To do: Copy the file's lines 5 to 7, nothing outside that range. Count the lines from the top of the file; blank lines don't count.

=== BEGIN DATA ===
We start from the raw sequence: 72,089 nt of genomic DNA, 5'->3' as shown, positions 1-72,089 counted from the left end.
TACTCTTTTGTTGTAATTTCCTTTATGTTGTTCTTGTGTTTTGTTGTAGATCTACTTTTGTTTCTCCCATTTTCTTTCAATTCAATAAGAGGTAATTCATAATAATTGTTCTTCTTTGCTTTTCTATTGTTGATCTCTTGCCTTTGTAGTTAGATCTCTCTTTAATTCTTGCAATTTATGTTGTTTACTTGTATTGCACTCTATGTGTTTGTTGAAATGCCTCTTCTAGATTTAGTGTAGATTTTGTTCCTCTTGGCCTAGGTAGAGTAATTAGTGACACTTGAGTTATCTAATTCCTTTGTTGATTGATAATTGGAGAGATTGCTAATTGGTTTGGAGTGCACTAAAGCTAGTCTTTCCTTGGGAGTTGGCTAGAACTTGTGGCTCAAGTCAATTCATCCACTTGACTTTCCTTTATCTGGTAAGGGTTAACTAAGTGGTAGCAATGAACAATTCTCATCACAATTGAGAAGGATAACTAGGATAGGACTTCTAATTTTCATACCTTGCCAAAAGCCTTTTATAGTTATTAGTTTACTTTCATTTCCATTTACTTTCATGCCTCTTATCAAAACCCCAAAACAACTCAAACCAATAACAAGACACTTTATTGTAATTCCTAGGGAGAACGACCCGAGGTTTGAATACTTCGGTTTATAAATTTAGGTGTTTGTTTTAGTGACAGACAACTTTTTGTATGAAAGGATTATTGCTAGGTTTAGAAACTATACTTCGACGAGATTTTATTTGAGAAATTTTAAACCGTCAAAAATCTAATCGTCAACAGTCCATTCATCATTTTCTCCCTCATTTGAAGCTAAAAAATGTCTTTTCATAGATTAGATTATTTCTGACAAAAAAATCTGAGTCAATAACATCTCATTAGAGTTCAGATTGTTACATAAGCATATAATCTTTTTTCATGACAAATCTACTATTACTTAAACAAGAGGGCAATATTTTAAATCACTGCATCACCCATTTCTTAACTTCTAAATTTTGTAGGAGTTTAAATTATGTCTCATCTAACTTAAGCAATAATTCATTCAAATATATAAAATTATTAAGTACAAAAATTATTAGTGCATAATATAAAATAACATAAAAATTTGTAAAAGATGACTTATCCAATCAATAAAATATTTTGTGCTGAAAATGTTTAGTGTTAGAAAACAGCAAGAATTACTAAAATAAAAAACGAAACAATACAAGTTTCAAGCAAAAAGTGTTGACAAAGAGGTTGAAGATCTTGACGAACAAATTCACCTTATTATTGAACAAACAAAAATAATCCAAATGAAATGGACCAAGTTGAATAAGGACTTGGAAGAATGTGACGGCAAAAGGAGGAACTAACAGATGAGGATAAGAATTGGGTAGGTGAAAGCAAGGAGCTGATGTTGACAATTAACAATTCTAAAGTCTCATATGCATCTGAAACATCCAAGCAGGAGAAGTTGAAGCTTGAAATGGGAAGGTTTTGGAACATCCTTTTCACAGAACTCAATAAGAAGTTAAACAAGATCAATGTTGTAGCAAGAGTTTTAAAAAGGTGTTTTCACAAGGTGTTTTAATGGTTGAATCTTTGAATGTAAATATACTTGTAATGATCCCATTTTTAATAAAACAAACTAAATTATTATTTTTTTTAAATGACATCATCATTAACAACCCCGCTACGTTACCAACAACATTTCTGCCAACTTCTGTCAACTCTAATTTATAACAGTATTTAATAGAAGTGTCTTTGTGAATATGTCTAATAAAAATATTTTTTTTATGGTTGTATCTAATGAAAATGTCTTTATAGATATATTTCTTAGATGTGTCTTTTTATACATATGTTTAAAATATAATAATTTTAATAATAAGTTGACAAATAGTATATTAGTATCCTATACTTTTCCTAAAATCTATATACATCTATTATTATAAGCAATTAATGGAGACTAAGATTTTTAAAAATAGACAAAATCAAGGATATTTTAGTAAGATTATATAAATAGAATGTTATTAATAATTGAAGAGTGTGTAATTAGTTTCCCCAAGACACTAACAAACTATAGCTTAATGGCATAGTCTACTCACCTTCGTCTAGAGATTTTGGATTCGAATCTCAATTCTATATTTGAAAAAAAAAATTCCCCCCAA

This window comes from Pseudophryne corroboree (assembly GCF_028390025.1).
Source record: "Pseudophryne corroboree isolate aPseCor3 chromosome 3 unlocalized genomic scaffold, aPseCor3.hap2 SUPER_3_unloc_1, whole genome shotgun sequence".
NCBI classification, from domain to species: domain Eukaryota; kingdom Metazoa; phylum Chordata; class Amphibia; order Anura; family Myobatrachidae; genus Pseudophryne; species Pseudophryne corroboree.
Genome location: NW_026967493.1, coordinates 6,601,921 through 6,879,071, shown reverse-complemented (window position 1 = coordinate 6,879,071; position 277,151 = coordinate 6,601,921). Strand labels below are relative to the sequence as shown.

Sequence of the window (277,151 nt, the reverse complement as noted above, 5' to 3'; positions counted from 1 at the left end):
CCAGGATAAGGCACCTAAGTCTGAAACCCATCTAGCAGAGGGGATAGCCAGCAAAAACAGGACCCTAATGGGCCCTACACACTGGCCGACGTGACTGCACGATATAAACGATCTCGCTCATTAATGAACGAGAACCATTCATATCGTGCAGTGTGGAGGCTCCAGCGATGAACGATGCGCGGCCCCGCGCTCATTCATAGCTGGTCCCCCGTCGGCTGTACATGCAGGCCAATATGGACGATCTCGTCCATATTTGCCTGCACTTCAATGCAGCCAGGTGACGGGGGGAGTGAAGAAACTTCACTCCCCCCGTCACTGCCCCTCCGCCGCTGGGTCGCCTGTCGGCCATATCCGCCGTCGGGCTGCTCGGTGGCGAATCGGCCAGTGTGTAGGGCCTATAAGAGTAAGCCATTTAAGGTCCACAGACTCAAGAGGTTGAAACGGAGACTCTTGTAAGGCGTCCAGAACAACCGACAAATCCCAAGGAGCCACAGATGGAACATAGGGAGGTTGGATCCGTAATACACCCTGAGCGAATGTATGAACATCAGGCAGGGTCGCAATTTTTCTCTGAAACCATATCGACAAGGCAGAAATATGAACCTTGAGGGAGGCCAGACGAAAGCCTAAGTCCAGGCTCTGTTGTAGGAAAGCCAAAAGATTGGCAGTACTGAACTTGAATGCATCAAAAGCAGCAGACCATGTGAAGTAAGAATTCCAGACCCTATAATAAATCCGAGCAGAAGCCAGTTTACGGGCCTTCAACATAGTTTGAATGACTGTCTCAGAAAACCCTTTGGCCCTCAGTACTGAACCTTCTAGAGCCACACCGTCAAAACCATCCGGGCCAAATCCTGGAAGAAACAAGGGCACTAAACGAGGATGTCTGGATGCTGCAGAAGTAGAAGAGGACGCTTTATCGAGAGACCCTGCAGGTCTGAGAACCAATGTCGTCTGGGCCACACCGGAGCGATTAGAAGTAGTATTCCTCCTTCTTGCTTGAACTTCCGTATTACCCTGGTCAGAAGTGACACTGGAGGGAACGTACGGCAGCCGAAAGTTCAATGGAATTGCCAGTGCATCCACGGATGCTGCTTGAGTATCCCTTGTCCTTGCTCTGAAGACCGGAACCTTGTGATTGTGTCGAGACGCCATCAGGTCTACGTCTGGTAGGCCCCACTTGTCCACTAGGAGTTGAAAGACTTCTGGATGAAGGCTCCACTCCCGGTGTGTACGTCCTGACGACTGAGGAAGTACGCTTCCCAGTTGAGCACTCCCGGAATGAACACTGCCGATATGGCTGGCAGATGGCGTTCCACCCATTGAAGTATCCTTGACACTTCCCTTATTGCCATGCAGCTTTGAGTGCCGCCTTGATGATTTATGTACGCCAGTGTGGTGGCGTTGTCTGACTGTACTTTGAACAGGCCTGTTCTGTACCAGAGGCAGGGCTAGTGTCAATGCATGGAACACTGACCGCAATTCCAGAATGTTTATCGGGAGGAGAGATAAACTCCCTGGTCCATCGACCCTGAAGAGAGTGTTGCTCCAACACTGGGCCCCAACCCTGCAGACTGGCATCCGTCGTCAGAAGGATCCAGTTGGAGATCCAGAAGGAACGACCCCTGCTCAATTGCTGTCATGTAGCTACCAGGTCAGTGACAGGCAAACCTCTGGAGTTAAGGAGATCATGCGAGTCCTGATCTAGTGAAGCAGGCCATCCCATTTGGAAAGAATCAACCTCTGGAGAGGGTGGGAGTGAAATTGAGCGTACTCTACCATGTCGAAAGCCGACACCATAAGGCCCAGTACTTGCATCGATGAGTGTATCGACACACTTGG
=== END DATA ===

NCBI classification, from domain to species: domain Eukaryota; kingdom Metazoa; phylum Chordata; class Amphibia; order Anura; family Myobatrachidae; genus Pseudophryne; species Pseudophryne corroboree.
Genome location: NW_026967493.1, coordinates 6,601,921 through 6,879,071, shown reverse-complemented (window position 1 = coordinate 6,879,071; position 277,151 = coordinate 6,601,921). Strand labels below are relative to the sequence as shown.

Sequence of the window (277,151 nt, the reverse complement as noted above, 5' to 3'; positions counted from 1 at the left end):